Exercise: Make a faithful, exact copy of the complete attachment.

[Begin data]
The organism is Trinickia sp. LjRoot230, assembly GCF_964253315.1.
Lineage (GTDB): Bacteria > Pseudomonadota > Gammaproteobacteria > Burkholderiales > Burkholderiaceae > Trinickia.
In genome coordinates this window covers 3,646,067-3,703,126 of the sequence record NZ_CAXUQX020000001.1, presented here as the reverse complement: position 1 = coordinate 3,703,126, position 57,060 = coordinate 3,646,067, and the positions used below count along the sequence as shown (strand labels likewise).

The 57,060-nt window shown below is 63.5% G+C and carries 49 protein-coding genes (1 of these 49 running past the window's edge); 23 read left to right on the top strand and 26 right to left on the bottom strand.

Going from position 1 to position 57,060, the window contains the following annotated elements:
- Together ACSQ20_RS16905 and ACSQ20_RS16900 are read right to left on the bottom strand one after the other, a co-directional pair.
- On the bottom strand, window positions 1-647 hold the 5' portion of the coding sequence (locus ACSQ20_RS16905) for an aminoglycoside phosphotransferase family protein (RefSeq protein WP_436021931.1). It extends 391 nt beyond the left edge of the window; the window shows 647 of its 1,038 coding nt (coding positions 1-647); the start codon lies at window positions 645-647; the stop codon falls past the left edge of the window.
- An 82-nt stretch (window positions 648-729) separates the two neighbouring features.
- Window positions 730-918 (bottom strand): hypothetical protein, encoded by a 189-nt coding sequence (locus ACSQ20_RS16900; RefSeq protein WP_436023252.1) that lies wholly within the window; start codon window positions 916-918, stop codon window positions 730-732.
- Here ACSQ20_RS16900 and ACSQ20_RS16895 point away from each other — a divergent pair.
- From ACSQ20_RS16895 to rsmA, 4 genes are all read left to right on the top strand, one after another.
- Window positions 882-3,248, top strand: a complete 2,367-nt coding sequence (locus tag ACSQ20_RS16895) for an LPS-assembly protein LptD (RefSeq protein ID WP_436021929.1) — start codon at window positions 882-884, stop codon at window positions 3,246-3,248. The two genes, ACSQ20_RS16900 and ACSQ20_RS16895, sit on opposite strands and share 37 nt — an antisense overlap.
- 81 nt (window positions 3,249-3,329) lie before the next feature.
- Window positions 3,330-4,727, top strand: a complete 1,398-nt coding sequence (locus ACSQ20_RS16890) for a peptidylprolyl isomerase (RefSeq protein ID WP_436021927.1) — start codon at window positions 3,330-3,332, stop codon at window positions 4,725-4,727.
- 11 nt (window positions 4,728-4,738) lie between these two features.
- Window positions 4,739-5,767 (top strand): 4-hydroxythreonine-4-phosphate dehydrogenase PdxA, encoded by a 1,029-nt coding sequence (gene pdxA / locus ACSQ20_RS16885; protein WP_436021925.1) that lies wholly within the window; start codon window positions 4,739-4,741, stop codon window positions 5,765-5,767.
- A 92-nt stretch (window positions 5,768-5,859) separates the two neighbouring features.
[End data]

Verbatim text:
The organism is Trinickia sp. LjRoot230, assembly GCF_964253315.1.
Lineage (GTDB): Bacteria > Pseudomonadota > Gammaproteobacteria > Burkholderiales > Burkholderiaceae > Trinickia.
In genome coordinates this window covers 3,646,067-3,703,126 of the sequence record NZ_CAXUQX020000001.1, presented here as the reverse complement: position 1 = coordinate 3,703,126, position 57,060 = coordinate 3,646,067, and the positions used below count along the sequence as shown (strand labels likewise).

The 57,060-nt window shown below is 63.5% G+C and carries 49 protein-coding genes (1 of these 49 running past the window's edge); 23 read left to right on the top strand and 26 right to left on the bottom strand.

Going from position 1 to position 57,060, the window contains the following annotated elements:
- Together ACSQ20_RS16905 and ACSQ20_RS16900 are read right to left on the bottom strand one after the other, a co-directional pair.
- On the bottom strand, window positions 1-647 hold the 5' portion of the coding sequence (locus ACSQ20_RS16905) for an aminoglycoside phosphotransferase family protein (RefSeq protein WP_436021931.1). It extends 391 nt beyond the left edge of the window; the window shows 647 of its 1,038 coding nt (coding positions 1-647); the start codon lies at window positions 645-647; the stop codon falls past the left edge of the window.
- An 82-nt stretch (window positions 648-729) separates the two neighbouring features.
- Window positions 730-918 (bottom strand): hypothetical protein, encoded by a 189-nt coding sequence (locus ACSQ20_RS16900; RefSeq protein WP_436023252.1) that lies wholly within the window; start codon window positions 916-918, stop codon window positions 730-732.
- Here ACSQ20_RS16900 and ACSQ20_RS16895 point away from each other — a divergent pair.
- From ACSQ20_RS16895 to rsmA, 4 genes are all read left to right on the top strand, one after another.
- Window positions 882-3,248, top strand: a complete 2,367-nt coding sequence (locus tag ACSQ20_RS16895) for an LPS-assembly protein LptD (RefSeq protein ID WP_436021929.1) — start codon at window positions 882-884, stop codon at window positions 3,246-3,248. The two genes, ACSQ20_RS16900 and ACSQ20_RS16895, sit on opposite strands and share 37 nt — an antisense overlap.
- 81 nt (window positions 3,249-3,329) lie before the next feature.
- Window positions 3,330-4,727, top strand: a complete 1,398-nt coding sequence (locus ACSQ20_RS16890) for a peptidylprolyl isomerase (RefSeq protein ID WP_436021927.1) — start codon at window positions 3,330-3,332, stop codon at window positions 4,725-4,727.
- 11 nt (window positions 4,728-4,738) lie between these two features.
- Window positions 4,739-5,767 (top strand): 4-hydroxythreonine-4-phosphate dehydrogenase PdxA, encoded by a 1,029-nt coding sequence (gene pdxA / locus ACSQ20_RS16885; protein WP_436021925.1) that lies wholly within the window; start codon window positions 4,739-4,741, stop codon window positions 5,765-5,767.
- A 92-nt stretch (window positions 5,768-5,859) separates the two neighbouring features.